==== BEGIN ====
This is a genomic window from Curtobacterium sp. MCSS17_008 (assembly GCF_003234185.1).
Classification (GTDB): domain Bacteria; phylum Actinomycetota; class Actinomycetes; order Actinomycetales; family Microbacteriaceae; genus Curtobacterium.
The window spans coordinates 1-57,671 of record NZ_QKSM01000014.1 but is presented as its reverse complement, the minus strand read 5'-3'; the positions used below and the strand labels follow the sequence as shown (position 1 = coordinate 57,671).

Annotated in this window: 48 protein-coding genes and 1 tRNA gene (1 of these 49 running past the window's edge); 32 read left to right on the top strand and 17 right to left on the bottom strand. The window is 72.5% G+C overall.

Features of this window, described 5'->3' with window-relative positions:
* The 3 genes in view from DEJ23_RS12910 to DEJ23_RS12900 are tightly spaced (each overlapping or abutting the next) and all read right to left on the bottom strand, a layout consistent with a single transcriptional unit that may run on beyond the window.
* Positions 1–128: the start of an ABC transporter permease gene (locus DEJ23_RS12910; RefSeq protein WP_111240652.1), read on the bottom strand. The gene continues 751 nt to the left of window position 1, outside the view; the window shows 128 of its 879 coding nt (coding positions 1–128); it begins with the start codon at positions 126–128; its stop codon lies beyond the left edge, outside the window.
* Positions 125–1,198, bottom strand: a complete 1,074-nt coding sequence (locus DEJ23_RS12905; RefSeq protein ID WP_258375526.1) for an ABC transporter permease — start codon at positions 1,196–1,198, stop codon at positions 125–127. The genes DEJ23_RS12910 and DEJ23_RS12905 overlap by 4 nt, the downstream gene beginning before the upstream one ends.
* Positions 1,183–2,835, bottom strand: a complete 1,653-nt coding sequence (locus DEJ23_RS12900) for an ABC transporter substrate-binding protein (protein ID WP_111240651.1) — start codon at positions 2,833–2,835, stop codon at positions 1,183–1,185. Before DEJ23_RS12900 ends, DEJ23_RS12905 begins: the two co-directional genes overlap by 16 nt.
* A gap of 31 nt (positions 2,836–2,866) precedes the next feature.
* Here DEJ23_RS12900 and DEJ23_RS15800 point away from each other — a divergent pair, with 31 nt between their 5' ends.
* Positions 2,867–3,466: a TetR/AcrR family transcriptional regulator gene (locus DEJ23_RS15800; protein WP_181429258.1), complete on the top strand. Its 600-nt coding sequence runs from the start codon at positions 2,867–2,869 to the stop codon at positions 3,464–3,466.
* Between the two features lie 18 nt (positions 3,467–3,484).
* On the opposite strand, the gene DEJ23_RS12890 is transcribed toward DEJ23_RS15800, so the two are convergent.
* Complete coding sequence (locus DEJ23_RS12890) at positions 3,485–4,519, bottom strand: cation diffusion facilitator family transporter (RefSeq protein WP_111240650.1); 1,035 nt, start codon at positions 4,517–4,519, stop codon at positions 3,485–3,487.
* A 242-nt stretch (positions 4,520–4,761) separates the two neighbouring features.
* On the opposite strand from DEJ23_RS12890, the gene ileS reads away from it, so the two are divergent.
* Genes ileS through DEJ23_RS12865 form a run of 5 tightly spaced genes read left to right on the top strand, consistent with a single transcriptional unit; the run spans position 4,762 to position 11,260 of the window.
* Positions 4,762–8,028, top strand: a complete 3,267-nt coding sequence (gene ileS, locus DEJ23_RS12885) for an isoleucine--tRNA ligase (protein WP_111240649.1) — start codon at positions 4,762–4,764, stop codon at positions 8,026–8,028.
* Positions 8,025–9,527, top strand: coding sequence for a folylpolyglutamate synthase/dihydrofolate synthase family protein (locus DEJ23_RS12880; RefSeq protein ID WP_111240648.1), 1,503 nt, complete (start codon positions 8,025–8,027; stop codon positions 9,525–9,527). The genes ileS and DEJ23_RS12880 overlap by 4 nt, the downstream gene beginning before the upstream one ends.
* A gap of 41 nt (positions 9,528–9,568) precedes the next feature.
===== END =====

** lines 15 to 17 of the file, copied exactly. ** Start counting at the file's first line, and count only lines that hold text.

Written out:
* Complete coding sequence (locus DEJ23_RS12890) at positions 3,485–4,519, bottom strand: cation diffusion facilitator family transporter (RefSeq protein WP_111240650.1); 1,035 nt, start codon at positions 4,517–4,519, stop codon at positions 3,485–3,487.
* A 242-nt stretch (positions 4,520–4,761) separates the two neighbouring features.
* On the opposite strand from DEJ23_RS12890, the gene ileS reads away from it, so the two are divergent.